Friday, 5 June 2015

New Project: a little book about Venice



For some time now I've been experiencing the urge to distil everything I find so wonderful about Venice into a single publication. So I've finally decided to take the plunge and get started on a little book. Because every writer needs a good collaborator, this work will be a joint project with Lynn Reynolds of Lexis Writing. Handily, she's my wife.

In a nutshell the book will be a response to a question someone once asked us, namely: "What is so wonderful about Venice?" 

Venetophila is hard to explain in a couple of throwaway phrases. Like all places, Venice means different things to different people. The city in the water, with canals instead of roads. The architecture and art. The history of the independent Republic that lasted for over a thousand years, longer than most nation states in existence today, with its unique form of government. 

But apart from all that, Venice is also on one level a truly modern city for our time, and a model for future urban development. A high density, totally pedestrianised city, built on a human scale, where walking and public transport--rather than private motorised vehicles--are the norm for getting around. Most tourists might visit it because it's one of the great historic cities, but there's also lots of modern art in evidence. There might not be many of the world's greatest artists living there these days, but the latest contemporary art and architecture is on display at the Art and Architecture Biennale.

And then there's the environment out of which Venice was created, such as the lagoon with its unique geology and wildlife, and the sea beyond, all in delicate and somewhat unstable balance. The historical and contemporary responses to these challenges, and the situation today, with the very existence of the city under threat.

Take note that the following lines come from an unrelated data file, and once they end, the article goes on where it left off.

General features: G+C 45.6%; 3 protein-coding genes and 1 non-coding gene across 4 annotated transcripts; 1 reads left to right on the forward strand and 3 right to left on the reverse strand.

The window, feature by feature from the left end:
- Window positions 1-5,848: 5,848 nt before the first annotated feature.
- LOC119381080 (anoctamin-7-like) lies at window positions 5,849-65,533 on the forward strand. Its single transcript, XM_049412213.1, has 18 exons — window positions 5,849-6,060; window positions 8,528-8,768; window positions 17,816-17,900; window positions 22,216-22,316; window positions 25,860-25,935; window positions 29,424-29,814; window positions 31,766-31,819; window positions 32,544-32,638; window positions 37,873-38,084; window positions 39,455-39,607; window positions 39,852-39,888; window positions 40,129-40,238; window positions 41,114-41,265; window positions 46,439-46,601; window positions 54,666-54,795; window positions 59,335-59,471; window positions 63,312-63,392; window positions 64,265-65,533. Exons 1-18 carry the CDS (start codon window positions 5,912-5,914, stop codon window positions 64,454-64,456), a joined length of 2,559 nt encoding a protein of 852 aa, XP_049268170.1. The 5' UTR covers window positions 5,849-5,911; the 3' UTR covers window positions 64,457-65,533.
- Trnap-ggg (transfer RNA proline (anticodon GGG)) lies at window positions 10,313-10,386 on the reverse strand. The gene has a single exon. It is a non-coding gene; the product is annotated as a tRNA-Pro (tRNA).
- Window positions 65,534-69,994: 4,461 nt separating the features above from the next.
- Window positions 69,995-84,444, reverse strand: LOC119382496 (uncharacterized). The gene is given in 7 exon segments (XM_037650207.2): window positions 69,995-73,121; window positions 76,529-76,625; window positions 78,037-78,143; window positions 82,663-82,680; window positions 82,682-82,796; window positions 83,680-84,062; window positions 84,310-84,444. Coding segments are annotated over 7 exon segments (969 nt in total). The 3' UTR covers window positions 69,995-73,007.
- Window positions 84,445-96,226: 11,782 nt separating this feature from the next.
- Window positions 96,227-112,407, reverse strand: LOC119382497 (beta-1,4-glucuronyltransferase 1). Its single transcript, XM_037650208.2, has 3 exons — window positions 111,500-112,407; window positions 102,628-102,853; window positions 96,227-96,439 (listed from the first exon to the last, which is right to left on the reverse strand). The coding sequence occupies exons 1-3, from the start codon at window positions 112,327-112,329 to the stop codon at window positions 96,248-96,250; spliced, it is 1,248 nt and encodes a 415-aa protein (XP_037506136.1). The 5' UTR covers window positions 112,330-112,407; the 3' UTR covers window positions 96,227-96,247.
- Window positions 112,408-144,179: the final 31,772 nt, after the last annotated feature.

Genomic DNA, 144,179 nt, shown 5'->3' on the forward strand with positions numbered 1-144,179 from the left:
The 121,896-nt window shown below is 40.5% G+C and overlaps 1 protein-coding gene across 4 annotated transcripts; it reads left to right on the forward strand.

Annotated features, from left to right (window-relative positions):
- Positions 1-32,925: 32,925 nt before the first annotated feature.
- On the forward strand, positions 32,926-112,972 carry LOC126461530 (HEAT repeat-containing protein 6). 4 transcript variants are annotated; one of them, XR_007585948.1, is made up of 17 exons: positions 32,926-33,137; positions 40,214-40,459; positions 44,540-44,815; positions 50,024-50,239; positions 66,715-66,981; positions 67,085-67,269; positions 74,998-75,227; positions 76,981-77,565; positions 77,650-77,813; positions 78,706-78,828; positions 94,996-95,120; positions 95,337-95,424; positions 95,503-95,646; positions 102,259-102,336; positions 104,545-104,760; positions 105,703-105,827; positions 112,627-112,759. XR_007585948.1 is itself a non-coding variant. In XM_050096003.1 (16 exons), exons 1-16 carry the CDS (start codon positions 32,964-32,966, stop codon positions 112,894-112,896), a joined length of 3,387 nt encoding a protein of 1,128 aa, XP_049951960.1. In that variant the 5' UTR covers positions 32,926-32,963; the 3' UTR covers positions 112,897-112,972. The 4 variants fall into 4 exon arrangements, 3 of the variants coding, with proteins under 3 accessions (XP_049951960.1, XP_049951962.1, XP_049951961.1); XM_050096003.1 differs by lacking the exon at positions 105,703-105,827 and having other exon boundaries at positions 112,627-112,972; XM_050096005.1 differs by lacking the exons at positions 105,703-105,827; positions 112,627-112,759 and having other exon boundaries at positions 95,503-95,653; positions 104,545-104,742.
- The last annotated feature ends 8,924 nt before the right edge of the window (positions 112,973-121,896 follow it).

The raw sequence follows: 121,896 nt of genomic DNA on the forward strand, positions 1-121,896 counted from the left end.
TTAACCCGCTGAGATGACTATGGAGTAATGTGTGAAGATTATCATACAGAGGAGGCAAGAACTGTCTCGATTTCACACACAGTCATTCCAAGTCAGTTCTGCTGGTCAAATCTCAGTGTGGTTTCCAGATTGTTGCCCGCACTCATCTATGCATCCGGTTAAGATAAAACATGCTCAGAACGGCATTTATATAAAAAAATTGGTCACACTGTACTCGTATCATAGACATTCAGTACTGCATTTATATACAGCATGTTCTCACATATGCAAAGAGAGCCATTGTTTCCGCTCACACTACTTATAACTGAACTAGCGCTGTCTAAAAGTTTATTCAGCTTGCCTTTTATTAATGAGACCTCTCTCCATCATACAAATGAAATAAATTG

Most (but not all) writers on Venice seem to have a background in the arts or in history. We have both, with between us a background in medicine, radiology, molecular biology, computer programming, art history and writing pedagogy, so our perspective is probably a little different from the typical Venetian chronicler. The book will be short and aimed primarily at people who might not know much about Venice, but who are open minded and curious not just about history and art, but also about science, nature, and modern cities. We hope that people who know and love the city will enjoy it too. It's will be a very brief introduction rather than a guidebook, with sections provisionally titled History, Man and Nature, Art and Architecture, and the Modern City, but we'll also include few travellers tips on getting there (don't be posh if flying from Britain) getting around (walk), food and drink (interesting ways with cod), and so on.

It's intended to be in the spirit of this article.

I'll keep you up to date with developments in this blog.
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